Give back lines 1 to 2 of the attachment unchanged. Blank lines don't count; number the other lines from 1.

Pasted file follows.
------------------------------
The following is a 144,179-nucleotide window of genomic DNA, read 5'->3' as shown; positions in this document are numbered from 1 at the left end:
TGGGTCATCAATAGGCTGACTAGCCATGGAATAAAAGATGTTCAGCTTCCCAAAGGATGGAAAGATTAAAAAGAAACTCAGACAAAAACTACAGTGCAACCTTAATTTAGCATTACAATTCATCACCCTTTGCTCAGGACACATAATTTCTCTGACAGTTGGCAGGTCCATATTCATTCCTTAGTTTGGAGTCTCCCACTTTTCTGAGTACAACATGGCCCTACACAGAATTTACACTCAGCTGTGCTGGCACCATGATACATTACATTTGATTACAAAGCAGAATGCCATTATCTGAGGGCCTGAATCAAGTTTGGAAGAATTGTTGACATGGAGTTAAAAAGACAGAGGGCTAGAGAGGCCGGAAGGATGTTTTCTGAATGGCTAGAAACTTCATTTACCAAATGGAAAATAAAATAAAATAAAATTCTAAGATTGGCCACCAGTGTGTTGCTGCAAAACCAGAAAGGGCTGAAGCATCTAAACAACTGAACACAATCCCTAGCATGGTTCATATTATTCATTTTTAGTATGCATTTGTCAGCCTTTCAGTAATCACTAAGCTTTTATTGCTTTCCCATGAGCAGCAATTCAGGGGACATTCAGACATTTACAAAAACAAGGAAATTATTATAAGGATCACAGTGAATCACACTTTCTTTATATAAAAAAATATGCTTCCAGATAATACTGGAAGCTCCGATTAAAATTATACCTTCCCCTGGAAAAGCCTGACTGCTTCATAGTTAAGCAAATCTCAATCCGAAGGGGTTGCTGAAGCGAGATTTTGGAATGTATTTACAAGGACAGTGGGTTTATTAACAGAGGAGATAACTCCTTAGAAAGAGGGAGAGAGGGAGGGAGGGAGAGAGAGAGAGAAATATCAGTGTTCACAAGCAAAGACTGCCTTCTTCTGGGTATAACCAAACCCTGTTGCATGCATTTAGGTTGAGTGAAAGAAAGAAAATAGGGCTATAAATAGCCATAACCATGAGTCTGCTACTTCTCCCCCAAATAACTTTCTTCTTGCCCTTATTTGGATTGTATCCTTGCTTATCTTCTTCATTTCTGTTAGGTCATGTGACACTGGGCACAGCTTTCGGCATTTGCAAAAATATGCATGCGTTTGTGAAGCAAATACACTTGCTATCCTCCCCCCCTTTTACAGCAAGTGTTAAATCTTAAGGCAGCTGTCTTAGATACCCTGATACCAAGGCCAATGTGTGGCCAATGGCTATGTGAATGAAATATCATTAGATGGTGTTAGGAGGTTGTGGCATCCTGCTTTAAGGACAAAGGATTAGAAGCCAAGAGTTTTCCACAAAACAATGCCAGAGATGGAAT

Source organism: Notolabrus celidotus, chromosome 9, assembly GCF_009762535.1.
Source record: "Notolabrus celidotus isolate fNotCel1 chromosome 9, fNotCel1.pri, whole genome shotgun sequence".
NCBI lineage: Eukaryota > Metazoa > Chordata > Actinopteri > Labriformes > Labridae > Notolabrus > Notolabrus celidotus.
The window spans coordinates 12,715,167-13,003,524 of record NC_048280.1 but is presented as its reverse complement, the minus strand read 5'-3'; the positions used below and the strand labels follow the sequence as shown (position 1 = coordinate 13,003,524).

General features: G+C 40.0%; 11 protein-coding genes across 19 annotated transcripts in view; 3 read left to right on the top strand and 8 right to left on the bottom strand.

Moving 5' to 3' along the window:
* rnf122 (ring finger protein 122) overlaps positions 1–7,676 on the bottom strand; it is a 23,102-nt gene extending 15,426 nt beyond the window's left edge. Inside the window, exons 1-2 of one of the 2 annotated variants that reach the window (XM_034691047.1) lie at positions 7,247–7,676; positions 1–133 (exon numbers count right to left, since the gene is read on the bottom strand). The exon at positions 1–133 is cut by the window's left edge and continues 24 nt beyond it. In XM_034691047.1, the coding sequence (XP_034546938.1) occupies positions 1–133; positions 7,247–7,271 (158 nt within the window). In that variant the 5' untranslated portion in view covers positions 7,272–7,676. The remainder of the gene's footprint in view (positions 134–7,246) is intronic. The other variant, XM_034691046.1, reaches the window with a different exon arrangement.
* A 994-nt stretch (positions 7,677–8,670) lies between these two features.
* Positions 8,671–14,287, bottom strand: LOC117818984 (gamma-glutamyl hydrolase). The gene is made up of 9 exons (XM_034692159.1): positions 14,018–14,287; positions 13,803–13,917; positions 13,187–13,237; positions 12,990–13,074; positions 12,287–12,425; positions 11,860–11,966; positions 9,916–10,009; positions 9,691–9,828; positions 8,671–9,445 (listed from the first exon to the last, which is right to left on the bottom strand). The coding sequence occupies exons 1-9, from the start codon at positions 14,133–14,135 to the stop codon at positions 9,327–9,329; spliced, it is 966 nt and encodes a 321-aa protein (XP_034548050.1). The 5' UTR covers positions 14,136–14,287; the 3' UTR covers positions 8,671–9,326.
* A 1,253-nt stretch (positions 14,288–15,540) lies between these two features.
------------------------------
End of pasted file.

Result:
The following is a 144,179-nucleotide window of genomic DNA, read 5'->3' as shown; positions in this document are numbered from 1 at the left end:
TGGGTCATCAATAGGCTGACTAGCCATGGAATAAAAGATGTTCAGCTTCCCAAAGGATGGAAAGATTAAAAAGAAACTCAGACAAAAACTACAGTGCAACCTTAATTTAGCATTACAATTCATCACCCTTTGCTCAGGACACATAATTTCTCTGACAGTTGGCAGGTCCATATTCATTCCTTAGTTTGGAGTCTCCCACTTTTCTGAGTACAACATGGCCCTACACAGAATTTACACTCAGCTGTGCTGGCACCATGATACATTACATTTGATTACAAAGCAGAATGCCATTATCTGAGGGCCTGAATCAAGTTTGGAAGAATTGTTGACATGGAGTTAAAAAGACAGAGGGCTAGAGAGGCCGGAAGGATGTTTTCTGAATGGCTAGAAACTTCATTTACCAAATGGAAAATAAAATAAAATAAAATTCTAAGATTGGCCACCAGTGTGTTGCTGCAAAACCAGAAAGGGCTGAAGCATCTAAACAACTGAACACAATCCCTAGCATGGTTCATATTATTCATTTTTAGTATGCATTTGTCAGCCTTTCAGTAATCACTAAGCTTTTATTGCTTTCCCATGAGCAGCAATTCAGGGGACATTCAGACATTTACAAAAACAAGGAAATTATTATAAGGATCACAGTGAATCACACTTTCTTTATATAAAAAAATATGCTTCCAGATAATACTGGAAGCTCCGATTAAAATTATACCTTCCCCTGGAAAAGCCTGACTGCTTCATAGTTAAGCAAATCTCAATCCGAAGGGGTTGCTGAAGCGAGATTTTGGAATGTATTTACAAGGACAGTGGGTTTATTAACAGAGGAGATAACTCCTTAGAAAGAGGGAGAGAGGGAGGGAGGGAGAGAGAGAGAGAAATATCAGTGTTCACAAGCAAAGACTGCCTTCTTCTGGGTATAACCAAACCCTGTTGCATGCATTTAGGTTGAGTGAAAGAAAGAAAATAGGGCTATAAATAGCCATAACCATGAGTCTGCTACTTCTCCCCCAAATAACTTTCTTCTTGCCCTTATTTGGATTGTATCCTTGCTTATCTTCTTCATTTCTGTTAGGTCATGTGACACTGGGCACAGCTTTCGGCATTTGCAAAAATATGCATGCGTTTGTGAAGCAAATACACTTGCTATCCTCCCCCCCTTTTACAGCAAGTGTTAAATCTTAAGGCAGCTGTCTTAGATACCCTGATACCAAGGCCAATGTGTGGCCAATGGCTATGTGAATGAAATATCATTAGATGGTGTTAGGAGGTTGTGGCATCCTGCTTTAAGGACAAAGGATTAGAAGCCAAGAGTTTTCCACAAAACAATGCCAGAGATGGAAT